But even if the researchers are off, they would have to be off by a factor of ten for there to be any hope that dinosaur DNA could survive 65 million years in any kind of water-containing environment. What about amber? To date, amber has yielded a few ancient species. There have in fact been several insects so encapsulated that actually lived during the age of dinosaurs. Sadly, it seems as though amber is not the preservation marvel that might serve as a molecular time machine. Thus far attempts at recovering DNA from insects trapped in amber have yielded a few, spare fragments of DNA. But as Knapp noted above, more studies still need to be performed. Until the permafrost studies are carried out, I suppose we can still hold out hope for our Jurassic Park. Maybe fact will turn out to be stranger than fiction.

Peter Murray

Peter Murray was born in Boston in 1973. He earned a PhD in neuroscience at the University of Maryland, Baltimore studying gene expression in the neocortex. Following his dissertation work he spent three years as a post-doctoral fellow at the same university studying brain mechanisms of pain and motor control. He completed a collection of short stories in 2010 and has been writing for Singularity Hub since March 2011.

Discussion — 9 Responses

  • Geoffrey Shmigelsky October 17, 2012 on 9:00 am

    Thats just silly. We don’t need the original DNA to recreate the dinosaur. We just enough samples to read a species accurately. One we have that, with upcoming DNA printing technologies, we will just print the the chromosomes and clone those.

    • turtles_allthewaydown Geoffrey Shmigelsky October 25, 2012 on 12:34 pm

      I don’t understand. What are these samples that you’re talking about?

  • Improbus Liber October 17, 2012 on 10:20 am

    Once we understand exactly how DNA is turned into bodies creating dinosaurs will be an engineering problem. Just start with a lizard (for four legged dinos) or a bird (for two legged dinos) and you are half way there. Care should be taken with these animals. They did rule the world for hundreds of millions of years. That wasn’t an accident.

    • turtles_allthewaydown Improbus Liber October 25, 2012 on 12:42 pm

      Except we don’t have the information yet on coloring, skin surface, and soft tissue details. Putting the brain together correctly could be a major problem, particularly how do you program their instincts? We don’t even know what the T.Rex used those tiny arms for, yet they lasted much longer than expected if they were just vestigial, so there must have been some kind of purpose, lost in that brain. We don’t know what the blood was like, or even which ones were warm-blooded vs. cold-blooded, and what kind of bacteria lived in their guts helping digest their food.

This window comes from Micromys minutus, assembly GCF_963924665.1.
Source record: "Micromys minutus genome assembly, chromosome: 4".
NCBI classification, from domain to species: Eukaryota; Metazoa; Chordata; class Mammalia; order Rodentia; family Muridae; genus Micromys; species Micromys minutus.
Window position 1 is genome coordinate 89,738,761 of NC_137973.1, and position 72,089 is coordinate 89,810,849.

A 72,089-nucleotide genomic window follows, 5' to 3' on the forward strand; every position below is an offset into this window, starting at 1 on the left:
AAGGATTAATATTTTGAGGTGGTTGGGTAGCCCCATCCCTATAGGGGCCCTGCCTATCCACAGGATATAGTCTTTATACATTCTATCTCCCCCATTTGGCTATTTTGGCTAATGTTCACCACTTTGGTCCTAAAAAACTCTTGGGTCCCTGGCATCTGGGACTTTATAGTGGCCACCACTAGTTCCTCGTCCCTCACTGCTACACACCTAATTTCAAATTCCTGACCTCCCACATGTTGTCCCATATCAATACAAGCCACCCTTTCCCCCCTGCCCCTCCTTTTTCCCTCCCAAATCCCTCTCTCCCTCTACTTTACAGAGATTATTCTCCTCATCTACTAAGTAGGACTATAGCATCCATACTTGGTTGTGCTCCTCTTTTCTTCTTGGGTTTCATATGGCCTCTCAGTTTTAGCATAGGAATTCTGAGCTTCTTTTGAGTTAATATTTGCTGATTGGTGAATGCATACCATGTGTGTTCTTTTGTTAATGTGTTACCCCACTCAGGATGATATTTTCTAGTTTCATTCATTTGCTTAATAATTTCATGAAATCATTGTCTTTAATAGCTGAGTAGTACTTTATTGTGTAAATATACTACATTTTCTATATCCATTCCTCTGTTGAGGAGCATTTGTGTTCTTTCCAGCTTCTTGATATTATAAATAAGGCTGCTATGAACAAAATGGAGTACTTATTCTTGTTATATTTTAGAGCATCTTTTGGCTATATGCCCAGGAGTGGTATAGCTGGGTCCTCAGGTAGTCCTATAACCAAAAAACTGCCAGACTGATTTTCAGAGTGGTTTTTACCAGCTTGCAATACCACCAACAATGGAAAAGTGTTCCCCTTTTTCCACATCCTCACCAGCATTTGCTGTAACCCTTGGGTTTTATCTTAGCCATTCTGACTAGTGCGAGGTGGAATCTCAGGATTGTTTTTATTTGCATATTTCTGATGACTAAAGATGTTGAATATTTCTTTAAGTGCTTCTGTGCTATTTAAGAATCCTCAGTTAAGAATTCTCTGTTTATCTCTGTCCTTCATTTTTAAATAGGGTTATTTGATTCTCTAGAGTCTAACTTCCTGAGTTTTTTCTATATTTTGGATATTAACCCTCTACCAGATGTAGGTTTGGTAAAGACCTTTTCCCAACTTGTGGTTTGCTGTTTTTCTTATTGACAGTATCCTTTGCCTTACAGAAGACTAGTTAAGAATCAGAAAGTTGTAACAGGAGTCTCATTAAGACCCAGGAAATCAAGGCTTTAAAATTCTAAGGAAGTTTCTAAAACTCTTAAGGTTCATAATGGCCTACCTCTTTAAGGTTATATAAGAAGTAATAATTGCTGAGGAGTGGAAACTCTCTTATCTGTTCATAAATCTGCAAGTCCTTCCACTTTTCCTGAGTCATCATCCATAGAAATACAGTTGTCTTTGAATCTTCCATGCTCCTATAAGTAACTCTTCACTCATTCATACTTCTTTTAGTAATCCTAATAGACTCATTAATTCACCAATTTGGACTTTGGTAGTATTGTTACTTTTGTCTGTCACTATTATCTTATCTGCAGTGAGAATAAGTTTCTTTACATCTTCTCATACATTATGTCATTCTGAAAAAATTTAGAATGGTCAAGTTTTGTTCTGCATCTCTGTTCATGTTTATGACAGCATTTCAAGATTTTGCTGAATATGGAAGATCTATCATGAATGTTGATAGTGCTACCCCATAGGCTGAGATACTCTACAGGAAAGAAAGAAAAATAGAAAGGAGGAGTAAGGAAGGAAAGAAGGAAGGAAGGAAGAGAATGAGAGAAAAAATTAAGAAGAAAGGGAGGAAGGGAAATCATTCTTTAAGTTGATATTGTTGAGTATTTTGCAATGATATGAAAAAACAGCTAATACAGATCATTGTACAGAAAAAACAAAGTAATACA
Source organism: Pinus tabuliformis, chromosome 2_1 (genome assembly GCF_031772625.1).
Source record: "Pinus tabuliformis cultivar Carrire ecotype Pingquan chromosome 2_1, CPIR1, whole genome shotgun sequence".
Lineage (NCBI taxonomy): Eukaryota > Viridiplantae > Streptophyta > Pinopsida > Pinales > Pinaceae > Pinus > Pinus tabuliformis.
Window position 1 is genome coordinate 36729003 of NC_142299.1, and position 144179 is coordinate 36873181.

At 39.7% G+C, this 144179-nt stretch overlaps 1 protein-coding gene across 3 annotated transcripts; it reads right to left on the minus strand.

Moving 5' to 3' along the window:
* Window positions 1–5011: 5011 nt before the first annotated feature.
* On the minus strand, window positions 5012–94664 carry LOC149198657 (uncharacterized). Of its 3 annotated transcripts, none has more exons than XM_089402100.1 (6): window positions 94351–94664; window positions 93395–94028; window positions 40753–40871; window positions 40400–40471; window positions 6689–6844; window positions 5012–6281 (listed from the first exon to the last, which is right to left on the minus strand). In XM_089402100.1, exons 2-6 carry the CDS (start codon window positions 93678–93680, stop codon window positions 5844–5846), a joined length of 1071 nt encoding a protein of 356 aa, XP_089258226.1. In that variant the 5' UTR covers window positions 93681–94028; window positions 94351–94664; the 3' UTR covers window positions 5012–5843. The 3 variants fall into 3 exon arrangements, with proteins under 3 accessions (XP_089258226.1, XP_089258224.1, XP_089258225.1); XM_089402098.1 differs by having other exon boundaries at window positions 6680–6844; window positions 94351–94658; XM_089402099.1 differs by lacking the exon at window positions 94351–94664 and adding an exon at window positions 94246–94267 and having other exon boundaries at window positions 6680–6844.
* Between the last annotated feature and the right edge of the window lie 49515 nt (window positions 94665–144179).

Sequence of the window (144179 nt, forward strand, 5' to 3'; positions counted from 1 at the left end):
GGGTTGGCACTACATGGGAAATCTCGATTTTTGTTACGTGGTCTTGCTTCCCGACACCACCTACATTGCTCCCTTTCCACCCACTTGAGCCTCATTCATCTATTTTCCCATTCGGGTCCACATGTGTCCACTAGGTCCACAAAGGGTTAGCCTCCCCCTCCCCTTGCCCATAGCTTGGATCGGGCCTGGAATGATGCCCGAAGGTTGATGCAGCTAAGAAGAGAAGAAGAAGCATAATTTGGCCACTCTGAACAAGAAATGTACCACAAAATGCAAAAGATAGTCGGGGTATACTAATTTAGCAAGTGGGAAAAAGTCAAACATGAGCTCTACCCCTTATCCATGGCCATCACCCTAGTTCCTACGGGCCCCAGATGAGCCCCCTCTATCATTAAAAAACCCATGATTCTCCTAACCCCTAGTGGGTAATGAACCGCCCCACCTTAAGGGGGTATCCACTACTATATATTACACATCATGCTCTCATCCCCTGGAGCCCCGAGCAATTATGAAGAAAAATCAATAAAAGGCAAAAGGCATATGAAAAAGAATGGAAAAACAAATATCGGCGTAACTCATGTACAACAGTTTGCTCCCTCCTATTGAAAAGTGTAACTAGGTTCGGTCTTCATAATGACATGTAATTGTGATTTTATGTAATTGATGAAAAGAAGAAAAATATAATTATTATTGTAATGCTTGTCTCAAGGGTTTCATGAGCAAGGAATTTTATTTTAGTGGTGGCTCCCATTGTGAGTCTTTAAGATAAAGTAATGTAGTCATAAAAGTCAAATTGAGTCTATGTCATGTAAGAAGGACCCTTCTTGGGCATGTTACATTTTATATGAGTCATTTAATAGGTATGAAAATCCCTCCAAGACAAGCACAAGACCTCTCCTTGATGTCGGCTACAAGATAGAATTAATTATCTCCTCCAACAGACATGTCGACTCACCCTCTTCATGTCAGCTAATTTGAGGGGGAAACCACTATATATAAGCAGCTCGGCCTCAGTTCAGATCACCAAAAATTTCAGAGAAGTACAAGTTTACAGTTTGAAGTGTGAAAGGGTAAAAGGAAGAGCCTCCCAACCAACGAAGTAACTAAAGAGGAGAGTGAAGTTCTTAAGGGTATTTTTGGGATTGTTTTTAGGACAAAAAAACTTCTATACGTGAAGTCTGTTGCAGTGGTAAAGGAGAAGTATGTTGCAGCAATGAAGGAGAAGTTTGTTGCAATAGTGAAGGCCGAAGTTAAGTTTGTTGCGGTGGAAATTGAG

We might be able to fabricate a living animal that has the shape of a dinosaur, but I don’t think it would ever function or behave like a dinosaur would.

      If we did bring back a dinosaur with their immune system, they might get wiped out immediately the first time they’re exposed to a modern flu virus or the like. I think the modern world is more of a danger to them than they are to us (unless we bring back ancient diseases as well).

  • chlitto October 17, 2012 on 6:15 pm

    @jurrasic park comparrison, the dna in the movie didn’t came from a fossil… just listen to mr dna 😀

  • Guido October 28, 2012 on 10:36 pm

    Is the DNA actually degraded our just not recognizable by pcr? People used to say that a lot of things couldn’t be done. I suspect that some new technique will make Jurassic DNA recovery possible. Why is anyone taking these guys seriously?

    • Peter Murray Guido October 30, 2012 on 8:30 am

      Both: ancient DNA gets chemically modified so that it’s no longer accessible with PCR, but the bigger problem, the one these researchers are addressing, is that the DNA simply disintegrates over time. They become a jumbled alphabet soup with fragments so short that, even if you could sequence them, you couldn’t put them back in any sensible order. Seems believable to me, but I really, really hope they’re wrong.
      And maybe, just maybe there is a very small handful of relatively intact molecules mixed up in that alphabet soup. Maybe our isolation techniques will be so incredible in the future we can hand pick the longest strands and piece them together.